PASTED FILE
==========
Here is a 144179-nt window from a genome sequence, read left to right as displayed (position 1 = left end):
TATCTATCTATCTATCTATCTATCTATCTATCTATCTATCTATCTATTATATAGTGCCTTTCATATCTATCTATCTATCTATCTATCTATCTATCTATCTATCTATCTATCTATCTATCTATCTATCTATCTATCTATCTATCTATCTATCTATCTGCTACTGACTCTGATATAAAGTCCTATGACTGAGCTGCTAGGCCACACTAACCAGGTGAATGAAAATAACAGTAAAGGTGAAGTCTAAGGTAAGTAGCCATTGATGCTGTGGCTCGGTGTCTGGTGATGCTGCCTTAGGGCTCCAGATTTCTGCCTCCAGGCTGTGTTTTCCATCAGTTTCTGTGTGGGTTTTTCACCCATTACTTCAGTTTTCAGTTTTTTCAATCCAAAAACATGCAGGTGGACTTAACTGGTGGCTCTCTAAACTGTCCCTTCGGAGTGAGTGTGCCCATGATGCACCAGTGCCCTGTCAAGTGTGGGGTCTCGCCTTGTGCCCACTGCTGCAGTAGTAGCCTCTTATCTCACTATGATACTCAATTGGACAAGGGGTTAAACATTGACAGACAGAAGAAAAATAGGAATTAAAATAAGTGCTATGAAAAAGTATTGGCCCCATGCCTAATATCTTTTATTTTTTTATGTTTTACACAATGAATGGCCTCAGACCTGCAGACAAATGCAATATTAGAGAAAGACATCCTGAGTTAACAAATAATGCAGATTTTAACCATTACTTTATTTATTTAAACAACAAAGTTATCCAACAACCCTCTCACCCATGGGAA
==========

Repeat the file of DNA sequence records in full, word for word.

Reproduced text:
Here is a 144179-nt window from a genome sequence, read left to right as displayed (position 1 = left end):
TATCTATCTATCTATCTATCTATCTATCTATCTATCTATCTATCTATTATATAGTGCCTTTCATATCTATCTATCTATCTATCTATCTATCTATCTATCTATCTATCTATCTATCTATCTATCTATCTATCTATCTATCTATCTATCTATCTATCTGCTACTGACTCTGATATAAAGTCCTATGACTGAGCTGCTAGGCCACACTAACCAGGTGAATGAAAATAACAGTAAAGGTGAAGTCTAAGGTAAGTAGCCATTGATGCTGTGGCTCGGTGTCTGGTGATGCTGCCTTAGGGCTCCAGATTTCTGCCTCCAGGCTGTGTTTTCCATCAGTTTCTGTGTGGGTTTTTCACCCATTACTTCAGTTTTCAGTTTTTTCAATCCAAAAACATGCAGGTGGACTTAACTGGTGGCTCTCTAAACTGTCCCTTCGGAGTGAGTGTGCCCATGATGCACCAGTGCCCTGTCAAGTGTGGGGTCTCGCCTTGTGCCCACTGCTGCAGTAGTAGCCTCTTATCTCACTATGATACTCAATTGGACAAGGGGTTAAACATTGACAGACAGAAGAAAAATAGGAATTAAAATAAGTGCTATGAAAAAGTATTGGCCCCATGCCTAATATCTTTTATTTTTTTATGTTTTACACAATGAATGGCCTCAGACCTGCAGACAAATGCAATATTAGAGAAAGACATCCTGAGTTAACAAATAATGCAGATTTTAACCATTACTTTATTTATTTAAACAACAAAGTTATCCAACAACCCTCTCACCCATGGGAA